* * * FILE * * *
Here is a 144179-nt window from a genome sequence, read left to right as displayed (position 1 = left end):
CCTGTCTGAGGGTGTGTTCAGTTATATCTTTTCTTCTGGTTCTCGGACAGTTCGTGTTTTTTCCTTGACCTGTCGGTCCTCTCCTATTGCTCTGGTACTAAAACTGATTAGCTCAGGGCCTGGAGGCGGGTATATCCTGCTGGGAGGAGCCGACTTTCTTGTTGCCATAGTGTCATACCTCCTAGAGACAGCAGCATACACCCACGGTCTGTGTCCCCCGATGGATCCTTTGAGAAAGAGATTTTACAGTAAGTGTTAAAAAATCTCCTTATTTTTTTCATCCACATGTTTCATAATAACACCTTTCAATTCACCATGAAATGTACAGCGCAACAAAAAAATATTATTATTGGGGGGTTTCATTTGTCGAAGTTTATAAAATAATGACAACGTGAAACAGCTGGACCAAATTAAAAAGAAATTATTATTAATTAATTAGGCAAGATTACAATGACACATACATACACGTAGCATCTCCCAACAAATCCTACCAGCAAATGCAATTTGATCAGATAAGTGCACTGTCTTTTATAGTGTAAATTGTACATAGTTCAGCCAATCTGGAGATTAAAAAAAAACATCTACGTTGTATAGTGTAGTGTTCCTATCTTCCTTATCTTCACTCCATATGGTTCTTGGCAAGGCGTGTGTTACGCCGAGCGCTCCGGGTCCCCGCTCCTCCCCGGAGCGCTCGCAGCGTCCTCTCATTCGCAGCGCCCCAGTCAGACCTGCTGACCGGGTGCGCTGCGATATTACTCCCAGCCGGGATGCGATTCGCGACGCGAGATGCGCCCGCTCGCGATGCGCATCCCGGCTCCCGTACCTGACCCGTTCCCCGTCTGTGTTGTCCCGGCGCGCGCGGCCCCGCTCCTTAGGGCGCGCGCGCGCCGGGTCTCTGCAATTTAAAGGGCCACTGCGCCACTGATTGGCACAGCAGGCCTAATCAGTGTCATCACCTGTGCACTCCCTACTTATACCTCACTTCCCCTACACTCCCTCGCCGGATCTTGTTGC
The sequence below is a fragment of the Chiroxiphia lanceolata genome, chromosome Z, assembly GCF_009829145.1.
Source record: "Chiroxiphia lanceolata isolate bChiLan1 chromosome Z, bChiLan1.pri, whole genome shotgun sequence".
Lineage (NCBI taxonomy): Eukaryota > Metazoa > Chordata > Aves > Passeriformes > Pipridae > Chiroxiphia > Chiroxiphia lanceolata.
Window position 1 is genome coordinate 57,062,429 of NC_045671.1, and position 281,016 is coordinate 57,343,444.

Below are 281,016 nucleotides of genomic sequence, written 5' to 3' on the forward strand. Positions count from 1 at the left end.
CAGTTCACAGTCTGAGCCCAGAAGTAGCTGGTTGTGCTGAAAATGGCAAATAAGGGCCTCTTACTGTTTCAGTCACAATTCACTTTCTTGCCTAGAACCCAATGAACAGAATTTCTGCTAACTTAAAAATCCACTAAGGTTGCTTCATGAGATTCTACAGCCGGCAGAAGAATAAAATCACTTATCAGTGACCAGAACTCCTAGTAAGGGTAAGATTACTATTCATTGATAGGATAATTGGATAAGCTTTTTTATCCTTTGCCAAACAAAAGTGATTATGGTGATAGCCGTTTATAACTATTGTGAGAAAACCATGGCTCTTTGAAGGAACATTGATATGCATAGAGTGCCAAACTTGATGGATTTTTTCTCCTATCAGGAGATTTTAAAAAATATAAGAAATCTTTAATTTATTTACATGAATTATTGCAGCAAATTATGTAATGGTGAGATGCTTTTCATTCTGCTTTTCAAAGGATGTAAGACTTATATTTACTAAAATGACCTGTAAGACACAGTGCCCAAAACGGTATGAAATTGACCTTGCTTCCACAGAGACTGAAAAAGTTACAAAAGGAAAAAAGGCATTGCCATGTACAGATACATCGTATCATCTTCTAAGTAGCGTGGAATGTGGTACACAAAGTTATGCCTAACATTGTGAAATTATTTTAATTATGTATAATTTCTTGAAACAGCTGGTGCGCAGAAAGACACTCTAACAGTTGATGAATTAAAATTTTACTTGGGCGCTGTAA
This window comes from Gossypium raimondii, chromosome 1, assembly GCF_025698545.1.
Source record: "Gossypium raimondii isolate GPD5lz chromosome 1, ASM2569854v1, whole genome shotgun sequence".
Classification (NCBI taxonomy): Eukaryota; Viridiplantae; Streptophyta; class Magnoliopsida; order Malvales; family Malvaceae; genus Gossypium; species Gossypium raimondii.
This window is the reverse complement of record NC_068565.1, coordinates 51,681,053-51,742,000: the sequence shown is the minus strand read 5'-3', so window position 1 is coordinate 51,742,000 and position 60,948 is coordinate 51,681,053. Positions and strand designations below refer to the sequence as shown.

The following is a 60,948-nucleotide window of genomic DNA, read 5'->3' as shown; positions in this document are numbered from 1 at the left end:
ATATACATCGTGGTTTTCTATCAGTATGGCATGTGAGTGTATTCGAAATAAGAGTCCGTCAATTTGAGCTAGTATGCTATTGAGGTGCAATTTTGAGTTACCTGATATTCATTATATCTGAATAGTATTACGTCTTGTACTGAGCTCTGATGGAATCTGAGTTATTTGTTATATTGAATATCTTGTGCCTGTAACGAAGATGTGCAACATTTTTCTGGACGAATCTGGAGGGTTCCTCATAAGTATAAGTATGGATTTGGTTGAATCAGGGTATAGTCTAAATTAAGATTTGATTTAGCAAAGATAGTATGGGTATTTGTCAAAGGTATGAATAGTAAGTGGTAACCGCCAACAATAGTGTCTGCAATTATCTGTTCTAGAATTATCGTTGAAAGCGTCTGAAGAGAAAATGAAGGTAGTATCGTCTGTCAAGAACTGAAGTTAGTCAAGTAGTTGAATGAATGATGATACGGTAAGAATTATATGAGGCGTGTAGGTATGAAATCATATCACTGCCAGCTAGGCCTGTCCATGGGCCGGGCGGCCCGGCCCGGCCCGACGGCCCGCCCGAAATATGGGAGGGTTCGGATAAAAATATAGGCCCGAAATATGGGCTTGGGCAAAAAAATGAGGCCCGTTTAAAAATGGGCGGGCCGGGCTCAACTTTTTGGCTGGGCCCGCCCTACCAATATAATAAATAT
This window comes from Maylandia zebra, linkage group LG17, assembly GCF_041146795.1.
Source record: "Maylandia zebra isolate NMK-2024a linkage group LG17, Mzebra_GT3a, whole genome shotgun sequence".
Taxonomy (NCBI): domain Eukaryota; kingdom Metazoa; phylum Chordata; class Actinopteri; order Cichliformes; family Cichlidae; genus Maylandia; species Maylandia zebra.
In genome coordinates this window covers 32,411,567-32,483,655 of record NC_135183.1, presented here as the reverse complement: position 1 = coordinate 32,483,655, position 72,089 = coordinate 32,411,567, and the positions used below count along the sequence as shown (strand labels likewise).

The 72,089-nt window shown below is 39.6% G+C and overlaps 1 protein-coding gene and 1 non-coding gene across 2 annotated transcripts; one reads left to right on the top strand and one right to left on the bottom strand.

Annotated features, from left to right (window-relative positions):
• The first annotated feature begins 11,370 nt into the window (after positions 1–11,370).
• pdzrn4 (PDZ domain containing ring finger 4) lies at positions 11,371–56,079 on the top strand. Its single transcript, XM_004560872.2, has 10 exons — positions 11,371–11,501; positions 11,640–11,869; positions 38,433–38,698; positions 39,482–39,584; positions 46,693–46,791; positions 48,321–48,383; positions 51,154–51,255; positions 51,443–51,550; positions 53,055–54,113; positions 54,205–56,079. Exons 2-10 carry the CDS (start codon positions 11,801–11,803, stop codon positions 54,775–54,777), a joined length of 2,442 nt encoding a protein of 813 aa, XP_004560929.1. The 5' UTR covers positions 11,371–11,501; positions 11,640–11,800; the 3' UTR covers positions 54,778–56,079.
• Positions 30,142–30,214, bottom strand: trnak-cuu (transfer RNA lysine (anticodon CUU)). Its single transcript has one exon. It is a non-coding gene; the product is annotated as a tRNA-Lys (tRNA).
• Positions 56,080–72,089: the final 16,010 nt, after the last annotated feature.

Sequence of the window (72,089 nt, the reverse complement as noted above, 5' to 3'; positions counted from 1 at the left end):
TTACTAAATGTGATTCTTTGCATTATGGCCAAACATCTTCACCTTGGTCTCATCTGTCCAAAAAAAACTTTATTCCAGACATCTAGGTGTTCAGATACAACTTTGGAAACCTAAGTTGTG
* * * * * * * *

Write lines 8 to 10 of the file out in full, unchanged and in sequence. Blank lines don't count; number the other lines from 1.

CAGTTCACAGTCTGAGCCCAGAAGTAGCTGGTTGTGCTGAAAATGGCAAATAAGGGCCTCTTACTGTTTCAGTCACAATTCACTTTCTTGCCTAGAACCCAATGAACAGAATTTCTGCTAACTTAAAAATCCACTAAGGTTGCTTCATGAGATTCTACAGCCGGCAGAAGAATAAAATCACTTATCAGTGACCAGAACTCCTAGTAAGGGTAAGATTACTATTCATTGATAGGATAATTGGATAAGCTTTTTTATCCTTTGCCAAACAAAAGTGATTATGGTGATAGCCGTTTATAACTATTGTGAGAAAACCATGGCTCTTTGAAGGAACATTGATATGCATAGAGTGCCAAACTTGATGGATTTTTTCTCCTATCAGGAGATTTTAAAAAATATAAGAAATCTTTAATTTATTTACATGAATTATTGCAGCAAATTATGTAATGGTGAGATGCTTTTCATTCTGCTTTTCAAAGGATGTAAGACTTATATTTACTAAAATGACCTGTAAGACACAGTGCCCAAAACGGTATGAAATTGACCTTGCTTCCACAGAGACTGAAAAAGTTACAAAAGGAAAAAAGGCATTGCCATGTACAGATACATCGTATCATCTTCTAAGTAGCGTGGAATGTGGTACACAAAGTTATGCCTAACATTGTGAAATTATTTTAATTATGTATAATTTCTTGAAACAGCTGGTGCGCAGAAAGACACTCTAACAGTTGATGAATTAAAATTTTACTTGGGCGCTGTAA
This window comes from Gossypium raimondii, chromosome 1, assembly GCF_025698545.1.
Source record: "Gossypium raimondii isolate GPD5lz chromosome 1, ASM2569854v1, whole genome shotgun sequence".